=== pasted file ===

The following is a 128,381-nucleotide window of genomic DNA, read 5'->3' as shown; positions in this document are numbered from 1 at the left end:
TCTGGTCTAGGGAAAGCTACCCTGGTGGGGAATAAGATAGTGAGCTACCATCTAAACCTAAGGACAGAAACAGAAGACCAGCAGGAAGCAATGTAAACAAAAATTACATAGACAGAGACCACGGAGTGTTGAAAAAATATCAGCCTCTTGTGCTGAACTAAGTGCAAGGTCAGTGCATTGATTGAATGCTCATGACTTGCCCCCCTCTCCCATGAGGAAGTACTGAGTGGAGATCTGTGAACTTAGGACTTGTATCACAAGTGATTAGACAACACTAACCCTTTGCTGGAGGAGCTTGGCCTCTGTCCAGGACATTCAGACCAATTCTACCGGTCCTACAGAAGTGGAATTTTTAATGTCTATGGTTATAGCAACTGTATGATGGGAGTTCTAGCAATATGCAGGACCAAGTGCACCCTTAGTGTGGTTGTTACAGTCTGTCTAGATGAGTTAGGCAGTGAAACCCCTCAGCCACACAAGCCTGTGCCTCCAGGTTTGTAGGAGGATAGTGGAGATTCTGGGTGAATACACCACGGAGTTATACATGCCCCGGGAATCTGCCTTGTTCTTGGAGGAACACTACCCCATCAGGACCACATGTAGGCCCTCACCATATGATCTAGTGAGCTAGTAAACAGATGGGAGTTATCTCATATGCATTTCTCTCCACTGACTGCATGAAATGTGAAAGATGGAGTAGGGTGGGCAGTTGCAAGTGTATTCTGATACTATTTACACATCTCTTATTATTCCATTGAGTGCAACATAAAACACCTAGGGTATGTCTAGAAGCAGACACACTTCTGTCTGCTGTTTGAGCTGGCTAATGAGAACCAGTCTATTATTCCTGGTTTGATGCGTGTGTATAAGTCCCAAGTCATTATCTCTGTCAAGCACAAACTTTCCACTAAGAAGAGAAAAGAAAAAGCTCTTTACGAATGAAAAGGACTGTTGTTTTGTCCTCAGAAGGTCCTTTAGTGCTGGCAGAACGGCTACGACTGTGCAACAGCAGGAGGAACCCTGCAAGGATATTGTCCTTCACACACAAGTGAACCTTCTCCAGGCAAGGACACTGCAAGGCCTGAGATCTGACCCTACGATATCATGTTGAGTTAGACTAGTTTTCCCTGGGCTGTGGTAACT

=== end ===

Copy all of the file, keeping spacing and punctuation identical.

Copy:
The following is a 128,381-nucleotide window of genomic DNA, read 5'->3' as shown; positions in this document are numbered from 1 at the left end:
TCTGGTCTAGGGAAAGCTACCCTGGTGGGGAATAAGATAGTGAGCTACCATCTAAACCTAAGGACAGAAACAGAAGACCAGCAGGAAGCAATGTAAACAAAAATTACATAGACAGAGACCACGGAGTGTTGAAAAAATATCAGCCTCTTGTGCTGAACTAAGTGCAAGGTCAGTGCATTGATTGAATGCTCATGACTTGCCCCCCTCTCCCATGAGGAAGTACTGAGTGGAGATCTGTGAACTTAGGACTTGTATCACAAGTGATTAGACAACACTAACCCTTTGCTGGAGGAGCTTGGCCTCTGTCCAGGACATTCAGACCAATTCTACCGGTCCTACAGAAGTGGAATTTTTAATGTCTATGGTTATAGCAACTGTATGATGGGAGTTCTAGCAATATGCAGGACCAAGTGCACCCTTAGTGTGGTTGTTACAGTCTGTCTAGATGAGTTAGGCAGTGAAACCCCTCAGCCACACAAGCCTGTGCCTCCAGGTTTGTAGGAGGATAGTGGAGATTCTGGGTGAATACACCACGGAGTTATACATGCCCCGGGAATCTGCCTTGTTCTTGGAGGAACACTACCCCATCAGGACCACATGTAGGCCCTCACCATATGATCTAGTGAGCTAGTAAACAGATGGGAGTTATCTCATATGCATTTCTCTCCACTGACTGCATGAAATGTGAAAGATGGAGTAGGGTGGGCAGTTGCAAGTGTATTCTGATACTATTTACACATCTCTTATTATTCCATTGAGTGCAACATAAAACACCTAGGGTATGTCTAGAAGCAGACACACTTCTGTCTGCTGTTTGAGCTGGCTAATGAGAACCAGTCTATTATTCCTGGTTTGATGCGTGTGTATAAGTCCCAAGTCATTATCTCTGTCAAGCACAAACTTTCCACTAAGAAGAGAAAAGAAAAAGCTCTTTACGAATGAAAAGGACTGTTGTTTTGTCCTCAGAAGGTCCTTTAGTGCTGGCAGAACGGCTACGACTGTGCAACAGCAGGAGGAACCCTGCAAGGATATTGTCCTTCACACACAAGTGAACCTTCTCCAGGCAAGGACACTGCAAGGCCTGAGATCTGACCCTACGATATCATGTTGAGTTAGACTAGTTTTCCCTGGGCTGTGGTAACT